The US Navy is teaching celestial navigation to cadets again amid fears that the GPS system could be hacked

Lesssons in celestial navigation have been reinstated at the Naval Academy in Annapolis, nearly twenty years after the subject was dropped. The move is motivated by fears that the GPS satellite system could be hacked or shut down, and the realisation that modern ships do not have a backup if GPS is lost.

In an interview with the Maryland-based newspaper, the Capital Gazette, Commander Ryan Rogers, deputy chairman of the academy’s Department of Seamanship and Navigation, explained:

‘We went away from celestial navigation because computers are great. The problem is, there’s no backup. There’s about 10 years when the Navy didn’t teach to celestial. New lieutenants, they don’t have that instruction.’

The Global Positioning System (GPS) is based on a network of 31 satellites launched in the 1990s. By 1995, the system was accurate to within a few feet and by 1998, the Annapolis Naval Academy had stopped teaching celestial navigation in detail.

‘A skilled celestial navigator may calculate locations to within 1.5 miles. Using GPS, you’re within feet. You’re not even in the same ballpark. If you can use GPS, it’s just so much more accurate,’ Rogers said.

However, if a ship were to lose GPS capabilities from a lighting strike, or the ‘cyber vulnerabilities’ of GPS were exploited, ships or even whole forces could be lost and disabled.

The reinstatement of a celestial navigation syllabus is expected to be implemented in autumn 2016. Captain Timothy Tisch at the US Merchant Marine Academy in Kings Point, where celestial navigation is still taught, has helped to rebuild the syllabus for the US Naval Academy. In a statement, he said:

‘Knowledge of celestial navigation in the GPS era provides a solid back-up form of navigation in the event GPS becomes unreliable for whatever reason. It is also good professional practice to use one navigational system to verify the accuracy of another.’

The new curriculum will, however, not enable US Navy midshipmen to navigate by the stars, as it only contains three hours of instruction. It aims initially only to give an awareness of the principles of navigating by the stars.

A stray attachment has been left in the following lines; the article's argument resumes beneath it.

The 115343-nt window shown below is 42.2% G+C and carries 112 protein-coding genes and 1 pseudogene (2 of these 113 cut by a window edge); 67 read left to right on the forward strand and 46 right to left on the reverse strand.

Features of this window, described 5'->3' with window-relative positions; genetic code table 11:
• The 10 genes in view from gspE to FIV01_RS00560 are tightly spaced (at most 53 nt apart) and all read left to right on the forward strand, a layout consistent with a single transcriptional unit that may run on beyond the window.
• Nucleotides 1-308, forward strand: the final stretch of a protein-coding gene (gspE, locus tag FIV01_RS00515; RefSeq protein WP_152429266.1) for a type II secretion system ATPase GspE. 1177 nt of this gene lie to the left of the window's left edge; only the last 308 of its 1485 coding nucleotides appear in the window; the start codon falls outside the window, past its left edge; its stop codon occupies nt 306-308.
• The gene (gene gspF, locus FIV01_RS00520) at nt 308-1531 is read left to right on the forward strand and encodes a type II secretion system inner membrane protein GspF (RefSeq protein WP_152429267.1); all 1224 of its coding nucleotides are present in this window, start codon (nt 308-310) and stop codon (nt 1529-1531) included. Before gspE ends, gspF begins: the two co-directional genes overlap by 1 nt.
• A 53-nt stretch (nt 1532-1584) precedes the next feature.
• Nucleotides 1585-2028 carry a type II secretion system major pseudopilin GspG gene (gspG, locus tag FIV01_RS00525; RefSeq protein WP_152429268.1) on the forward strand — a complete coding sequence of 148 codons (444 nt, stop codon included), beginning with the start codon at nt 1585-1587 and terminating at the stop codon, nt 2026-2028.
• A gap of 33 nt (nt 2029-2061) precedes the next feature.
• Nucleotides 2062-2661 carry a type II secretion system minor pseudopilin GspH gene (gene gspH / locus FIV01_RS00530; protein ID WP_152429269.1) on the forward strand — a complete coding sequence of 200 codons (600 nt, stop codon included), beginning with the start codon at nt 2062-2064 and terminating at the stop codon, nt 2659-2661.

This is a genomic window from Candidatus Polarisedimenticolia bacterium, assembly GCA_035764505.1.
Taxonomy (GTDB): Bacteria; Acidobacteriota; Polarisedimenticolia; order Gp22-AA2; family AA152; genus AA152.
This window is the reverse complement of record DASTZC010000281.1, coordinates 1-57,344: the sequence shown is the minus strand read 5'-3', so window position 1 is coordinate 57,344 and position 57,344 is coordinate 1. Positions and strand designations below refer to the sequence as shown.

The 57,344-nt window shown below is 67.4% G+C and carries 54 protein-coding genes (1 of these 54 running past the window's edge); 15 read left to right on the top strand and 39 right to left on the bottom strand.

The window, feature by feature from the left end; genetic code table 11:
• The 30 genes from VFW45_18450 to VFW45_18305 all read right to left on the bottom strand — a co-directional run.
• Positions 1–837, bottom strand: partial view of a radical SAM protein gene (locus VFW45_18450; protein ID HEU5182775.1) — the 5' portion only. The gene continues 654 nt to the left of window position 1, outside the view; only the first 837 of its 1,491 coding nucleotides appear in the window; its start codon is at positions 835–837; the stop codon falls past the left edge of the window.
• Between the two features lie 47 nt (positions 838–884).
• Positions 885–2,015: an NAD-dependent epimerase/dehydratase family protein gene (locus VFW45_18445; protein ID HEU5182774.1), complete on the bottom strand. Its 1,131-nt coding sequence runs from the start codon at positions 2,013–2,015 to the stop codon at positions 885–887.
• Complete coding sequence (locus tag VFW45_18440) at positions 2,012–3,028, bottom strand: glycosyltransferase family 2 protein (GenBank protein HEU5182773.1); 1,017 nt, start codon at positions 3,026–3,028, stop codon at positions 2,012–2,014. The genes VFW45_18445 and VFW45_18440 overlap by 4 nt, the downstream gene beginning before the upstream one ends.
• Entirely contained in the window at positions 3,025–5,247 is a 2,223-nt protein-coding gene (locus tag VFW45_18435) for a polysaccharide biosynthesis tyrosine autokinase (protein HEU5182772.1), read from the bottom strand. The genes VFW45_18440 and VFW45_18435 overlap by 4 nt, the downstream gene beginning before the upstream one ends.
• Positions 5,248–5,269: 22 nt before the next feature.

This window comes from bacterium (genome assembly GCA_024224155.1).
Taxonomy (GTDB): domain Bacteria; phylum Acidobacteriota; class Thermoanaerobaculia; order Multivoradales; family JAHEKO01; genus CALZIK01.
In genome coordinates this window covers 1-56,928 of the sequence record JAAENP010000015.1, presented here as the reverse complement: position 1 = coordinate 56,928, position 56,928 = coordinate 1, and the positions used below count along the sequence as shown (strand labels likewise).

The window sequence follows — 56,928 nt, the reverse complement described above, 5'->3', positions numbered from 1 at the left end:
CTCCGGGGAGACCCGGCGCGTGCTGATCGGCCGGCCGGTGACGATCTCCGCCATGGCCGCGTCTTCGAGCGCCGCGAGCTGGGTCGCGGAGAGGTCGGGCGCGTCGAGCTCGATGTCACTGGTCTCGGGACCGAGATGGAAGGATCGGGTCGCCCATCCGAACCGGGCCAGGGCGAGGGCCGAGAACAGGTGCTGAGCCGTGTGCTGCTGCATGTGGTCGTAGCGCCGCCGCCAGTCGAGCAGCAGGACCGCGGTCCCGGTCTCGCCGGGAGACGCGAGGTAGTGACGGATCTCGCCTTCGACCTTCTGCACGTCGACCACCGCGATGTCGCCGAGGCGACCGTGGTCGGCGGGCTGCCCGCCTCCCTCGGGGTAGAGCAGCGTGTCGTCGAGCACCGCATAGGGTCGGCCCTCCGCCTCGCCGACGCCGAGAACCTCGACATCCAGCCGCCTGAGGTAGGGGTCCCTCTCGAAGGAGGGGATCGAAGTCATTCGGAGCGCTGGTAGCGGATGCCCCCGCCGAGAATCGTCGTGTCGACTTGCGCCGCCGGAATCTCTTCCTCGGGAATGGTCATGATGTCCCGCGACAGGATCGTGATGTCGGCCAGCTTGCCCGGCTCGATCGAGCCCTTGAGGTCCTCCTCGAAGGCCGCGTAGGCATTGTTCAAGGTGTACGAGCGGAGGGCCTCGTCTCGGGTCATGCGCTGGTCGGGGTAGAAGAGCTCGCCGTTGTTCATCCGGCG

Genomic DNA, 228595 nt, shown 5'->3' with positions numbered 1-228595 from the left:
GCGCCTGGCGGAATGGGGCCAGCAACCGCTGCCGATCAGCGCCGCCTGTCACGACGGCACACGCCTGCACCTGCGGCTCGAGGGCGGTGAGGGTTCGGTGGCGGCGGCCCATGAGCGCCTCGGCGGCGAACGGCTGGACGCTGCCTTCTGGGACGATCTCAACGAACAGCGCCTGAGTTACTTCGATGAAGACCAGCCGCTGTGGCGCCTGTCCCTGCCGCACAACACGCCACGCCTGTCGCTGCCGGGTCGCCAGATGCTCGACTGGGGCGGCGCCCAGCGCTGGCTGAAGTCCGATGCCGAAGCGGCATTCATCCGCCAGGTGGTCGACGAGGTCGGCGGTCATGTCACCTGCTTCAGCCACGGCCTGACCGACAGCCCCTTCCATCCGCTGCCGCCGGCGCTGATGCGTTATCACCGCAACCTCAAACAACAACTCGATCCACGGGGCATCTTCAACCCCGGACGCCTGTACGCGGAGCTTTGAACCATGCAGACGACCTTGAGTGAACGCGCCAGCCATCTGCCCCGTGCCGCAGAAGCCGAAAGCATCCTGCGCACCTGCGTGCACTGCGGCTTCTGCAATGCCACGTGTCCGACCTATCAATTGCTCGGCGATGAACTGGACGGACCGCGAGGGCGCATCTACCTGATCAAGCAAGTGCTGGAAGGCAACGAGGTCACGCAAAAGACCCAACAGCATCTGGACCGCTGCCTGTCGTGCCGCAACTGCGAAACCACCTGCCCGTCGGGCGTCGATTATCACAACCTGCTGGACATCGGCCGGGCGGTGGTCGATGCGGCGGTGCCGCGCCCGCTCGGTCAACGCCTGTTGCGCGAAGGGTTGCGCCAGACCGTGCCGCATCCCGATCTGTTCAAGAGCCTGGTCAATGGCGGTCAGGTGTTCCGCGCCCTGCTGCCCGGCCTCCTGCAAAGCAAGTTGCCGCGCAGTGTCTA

BBC Newsnight will be reporting on the issue tonight (Thursday 15 October 2015) and Evan Davies will be interviewing Yachting Monthly contributor Tom Cunliffe at 2230.

  • Ronald wisner

    I applaud this move by the navy, which mirrors what is happening in the Marion to Bermuda race. This year one third of our competitors declared under celestial navigation in the race, triple the number two years ago. There is a growing realization that without this tradituonal, essential skill you are vulnerable off shore.
    As the celestial instructor and advisor to the race, I would encourage everyone to go to the Marion/Bermuda website and have a look at the celestial web pages which I have written to introduce the subject to beginners.

  • rapscallion

    Where did this 1.5 mile malarky come from. I’ve taken several sights now where my position line has gone right through the centre of my GPS position. I also have the sight reduction forms and plotting sheet to prove it.

  • Jon Barker

    Very sensible move by the US Naval Academy – 1.5 mile practical accuracy is usually quite sufficient when sailing deep sea – unless you are in close proximity of a coral reef perhaps! I believe every deep-sea yachtsman should learn how to use a sextant properly for noon and astro sights. I’m interested in what other yachtsmen think?